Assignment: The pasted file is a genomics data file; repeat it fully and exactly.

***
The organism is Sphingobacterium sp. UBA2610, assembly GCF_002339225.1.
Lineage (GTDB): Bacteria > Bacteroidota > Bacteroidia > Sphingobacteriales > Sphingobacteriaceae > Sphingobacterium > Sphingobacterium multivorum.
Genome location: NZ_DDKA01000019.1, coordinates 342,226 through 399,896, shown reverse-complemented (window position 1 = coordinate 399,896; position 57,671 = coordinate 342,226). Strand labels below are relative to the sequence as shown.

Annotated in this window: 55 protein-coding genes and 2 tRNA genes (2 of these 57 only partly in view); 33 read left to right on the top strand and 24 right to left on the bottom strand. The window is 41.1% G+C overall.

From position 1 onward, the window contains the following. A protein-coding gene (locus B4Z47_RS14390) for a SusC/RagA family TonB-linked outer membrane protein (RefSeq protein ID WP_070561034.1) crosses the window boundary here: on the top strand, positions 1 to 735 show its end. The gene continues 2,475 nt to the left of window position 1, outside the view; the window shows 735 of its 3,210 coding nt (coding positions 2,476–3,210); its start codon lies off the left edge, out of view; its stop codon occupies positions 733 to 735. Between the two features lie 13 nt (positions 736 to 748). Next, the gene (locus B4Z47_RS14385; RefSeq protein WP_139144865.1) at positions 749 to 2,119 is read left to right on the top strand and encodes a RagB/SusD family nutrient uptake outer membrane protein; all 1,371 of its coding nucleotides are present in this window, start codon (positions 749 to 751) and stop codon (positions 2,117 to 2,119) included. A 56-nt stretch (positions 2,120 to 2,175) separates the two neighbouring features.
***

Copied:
The organism is Sphingobacterium sp. UBA2610, assembly GCF_002339225.1.
Lineage (GTDB): Bacteria > Bacteroidota > Bacteroidia > Sphingobacteriales > Sphingobacteriaceae > Sphingobacterium > Sphingobacterium multivorum.
Genome location: NZ_DDKA01000019.1, coordinates 342,226 through 399,896, shown reverse-complemented (window position 1 = coordinate 399,896; position 57,671 = coordinate 342,226). Strand labels below are relative to the sequence as shown.

Annotated in this window: 55 protein-coding genes and 2 tRNA genes (2 of these 57 only partly in view); 33 read left to right on the top strand and 24 right to left on the bottom strand. The window is 41.1% G+C overall.

From position 1 onward, the window contains the following. A protein-coding gene (locus B4Z47_RS14390) for a SusC/RagA family TonB-linked outer membrane protein (RefSeq protein ID WP_070561034.1) crosses the window boundary here: on the top strand, positions 1 to 735 show its end. The gene continues 2,475 nt to the left of window position 1, outside the view; the window shows 735 of its 3,210 coding nt (coding positions 2,476–3,210); its start codon lies off the left edge, out of view; its stop codon occupies positions 733 to 735. Between the two features lie 13 nt (positions 736 to 748). Next, the gene (locus B4Z47_RS14385; RefSeq protein WP_139144865.1) at positions 749 to 2,119 is read left to right on the top strand and encodes a RagB/SusD family nutrient uptake outer membrane protein; all 1,371 of its coding nucleotides are present in this window, start codon (positions 749 to 751) and stop codon (positions 2,117 to 2,119) included. A 56-nt stretch (positions 2,120 to 2,175) separates the two neighbouring features.